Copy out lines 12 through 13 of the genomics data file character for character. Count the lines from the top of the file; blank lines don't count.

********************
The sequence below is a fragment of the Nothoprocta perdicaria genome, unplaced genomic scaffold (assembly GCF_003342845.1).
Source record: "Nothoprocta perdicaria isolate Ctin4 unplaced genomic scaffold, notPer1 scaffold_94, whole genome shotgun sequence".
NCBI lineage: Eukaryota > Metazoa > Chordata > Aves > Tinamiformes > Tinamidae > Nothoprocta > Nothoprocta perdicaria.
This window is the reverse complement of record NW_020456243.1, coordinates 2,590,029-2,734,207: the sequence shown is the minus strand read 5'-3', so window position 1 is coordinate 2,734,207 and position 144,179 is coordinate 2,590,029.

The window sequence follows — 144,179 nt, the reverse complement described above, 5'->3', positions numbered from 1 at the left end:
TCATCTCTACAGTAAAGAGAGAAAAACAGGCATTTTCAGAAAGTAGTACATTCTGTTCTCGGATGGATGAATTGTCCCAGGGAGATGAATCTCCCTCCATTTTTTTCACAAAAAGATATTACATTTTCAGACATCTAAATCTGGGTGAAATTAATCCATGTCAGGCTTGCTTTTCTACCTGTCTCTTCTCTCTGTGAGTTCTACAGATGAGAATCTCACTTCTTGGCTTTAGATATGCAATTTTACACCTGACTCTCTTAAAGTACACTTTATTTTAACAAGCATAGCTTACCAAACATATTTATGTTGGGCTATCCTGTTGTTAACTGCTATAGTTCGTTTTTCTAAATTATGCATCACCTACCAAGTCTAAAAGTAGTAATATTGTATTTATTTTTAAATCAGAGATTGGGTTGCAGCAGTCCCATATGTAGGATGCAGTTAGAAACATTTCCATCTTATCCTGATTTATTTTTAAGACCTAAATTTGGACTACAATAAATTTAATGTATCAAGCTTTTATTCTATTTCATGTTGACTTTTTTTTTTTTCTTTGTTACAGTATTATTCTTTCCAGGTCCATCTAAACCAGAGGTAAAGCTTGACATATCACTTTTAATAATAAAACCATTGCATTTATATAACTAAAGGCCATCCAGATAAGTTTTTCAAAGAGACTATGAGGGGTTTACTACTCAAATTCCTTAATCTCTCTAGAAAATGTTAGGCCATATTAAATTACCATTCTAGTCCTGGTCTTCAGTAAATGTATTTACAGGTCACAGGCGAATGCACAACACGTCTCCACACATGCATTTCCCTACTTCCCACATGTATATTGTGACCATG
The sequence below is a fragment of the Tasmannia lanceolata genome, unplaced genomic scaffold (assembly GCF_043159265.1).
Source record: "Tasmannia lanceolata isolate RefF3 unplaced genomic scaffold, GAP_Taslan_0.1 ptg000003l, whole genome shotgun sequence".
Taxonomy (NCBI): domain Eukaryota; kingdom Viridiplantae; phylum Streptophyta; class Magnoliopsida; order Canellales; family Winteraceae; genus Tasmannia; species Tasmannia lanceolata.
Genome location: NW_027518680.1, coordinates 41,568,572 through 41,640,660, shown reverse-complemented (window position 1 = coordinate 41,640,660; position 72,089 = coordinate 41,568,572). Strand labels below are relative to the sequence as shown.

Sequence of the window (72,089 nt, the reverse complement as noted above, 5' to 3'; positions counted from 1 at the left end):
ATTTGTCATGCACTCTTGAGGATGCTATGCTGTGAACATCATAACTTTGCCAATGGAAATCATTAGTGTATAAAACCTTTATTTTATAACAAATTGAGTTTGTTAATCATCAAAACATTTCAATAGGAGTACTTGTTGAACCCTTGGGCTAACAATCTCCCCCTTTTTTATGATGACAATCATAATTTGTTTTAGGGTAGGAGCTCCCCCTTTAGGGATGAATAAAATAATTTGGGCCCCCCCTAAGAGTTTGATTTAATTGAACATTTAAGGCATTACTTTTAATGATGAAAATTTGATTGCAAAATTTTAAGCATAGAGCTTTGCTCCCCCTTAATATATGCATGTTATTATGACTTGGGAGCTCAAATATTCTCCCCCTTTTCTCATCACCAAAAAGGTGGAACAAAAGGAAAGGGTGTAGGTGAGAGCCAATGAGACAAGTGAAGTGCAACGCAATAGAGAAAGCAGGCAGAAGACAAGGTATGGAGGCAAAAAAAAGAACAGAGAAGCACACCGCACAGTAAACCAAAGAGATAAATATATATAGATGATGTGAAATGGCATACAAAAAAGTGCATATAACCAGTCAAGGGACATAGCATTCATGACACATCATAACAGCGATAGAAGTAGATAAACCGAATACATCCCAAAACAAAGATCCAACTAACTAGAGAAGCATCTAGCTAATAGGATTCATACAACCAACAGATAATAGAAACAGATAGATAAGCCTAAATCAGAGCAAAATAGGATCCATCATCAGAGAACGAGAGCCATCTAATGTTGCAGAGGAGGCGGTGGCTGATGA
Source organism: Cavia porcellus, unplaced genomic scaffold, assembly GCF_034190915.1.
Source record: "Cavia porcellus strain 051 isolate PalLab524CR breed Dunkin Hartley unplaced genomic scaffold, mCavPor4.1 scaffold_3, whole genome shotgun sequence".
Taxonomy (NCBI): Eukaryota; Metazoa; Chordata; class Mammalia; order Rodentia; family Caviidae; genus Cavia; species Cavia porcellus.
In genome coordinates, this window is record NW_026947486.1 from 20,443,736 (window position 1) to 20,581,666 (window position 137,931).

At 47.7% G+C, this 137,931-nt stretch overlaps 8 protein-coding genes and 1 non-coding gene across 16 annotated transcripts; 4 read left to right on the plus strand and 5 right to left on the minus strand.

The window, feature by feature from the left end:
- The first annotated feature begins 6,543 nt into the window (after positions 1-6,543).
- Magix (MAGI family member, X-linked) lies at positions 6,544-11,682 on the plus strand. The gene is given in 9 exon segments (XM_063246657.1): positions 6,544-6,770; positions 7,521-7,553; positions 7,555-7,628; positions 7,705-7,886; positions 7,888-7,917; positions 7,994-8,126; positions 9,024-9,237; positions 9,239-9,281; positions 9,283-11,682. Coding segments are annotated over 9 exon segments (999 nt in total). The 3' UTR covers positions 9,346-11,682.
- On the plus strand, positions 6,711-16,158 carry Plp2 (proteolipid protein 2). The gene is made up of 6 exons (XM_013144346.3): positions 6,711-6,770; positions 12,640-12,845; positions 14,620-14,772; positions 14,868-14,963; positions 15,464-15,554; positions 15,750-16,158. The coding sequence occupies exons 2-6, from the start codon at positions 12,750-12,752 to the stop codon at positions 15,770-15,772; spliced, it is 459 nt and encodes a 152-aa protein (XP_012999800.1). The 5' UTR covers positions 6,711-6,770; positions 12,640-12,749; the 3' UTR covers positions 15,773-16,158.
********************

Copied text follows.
ATTTGTCATGCACTCTTGAGGATGCTATGCTGTGAACATCATAACTTTGCCAATGGAAATCATTAGTGTATAAAACCTTTATTTTATAACAAATTGAGTTTGTTAATCATCAAAACATTTCAATAGGAGTACTTGTTGAACCCTTGGGCTAACAATCTCCCCCTTTTTTATGATGACAATCATAATTTGTTTTAGGGTAGGAGCTCCCCCTTTAGGGATGAATAAAATAATTTGGGCCCCCCCTAAGAGTTTGATTTAATTGAACATTTAAGGCATTACTTTTAATGATGAAAATTTGATTGCAAAATTTTAAGCATAGAGCTTTGCTCCCCCTTAATATATGCATGTTATTATGACTTGGGAGCTCAAATATTCTCCCCCTTTTCTCATCACCAAAAAGGTGGAACAAAAGGAAAGGGTGTAGGTGAGAGCCAATGAGACAAGTGAAGTGCAACGCAATAGAGAAAGCAGGCAGAAGACAAGGTATGGAGGCAAAAAAAAGAACAGAGAAGCACACCGCACAGTAAACCAAAGAGATAAATATATATAGATGATGTGAAATGGCATACAAAAAAGTGCATATAACCAGTCAAGGGACATAGCATTCATGACACATCATAACAGCGATAGAAGTAGATAAACCGAATACATCCCAAAACAAAGATCCAACTAACTAGAGAAGCATCTAGCTAATAGGATTCATACAACCAACAGATAATAGAAACAGATAGATAAGCCTAAATCAGAGCAAAATAGGATCCATCATCAGAGAACGAGAGCCATCTAATGTTGCAGAGGAGGCGGTGGCTGATGA
Source organism: Cavia porcellus, unplaced genomic scaffold, assembly GCF_034190915.1.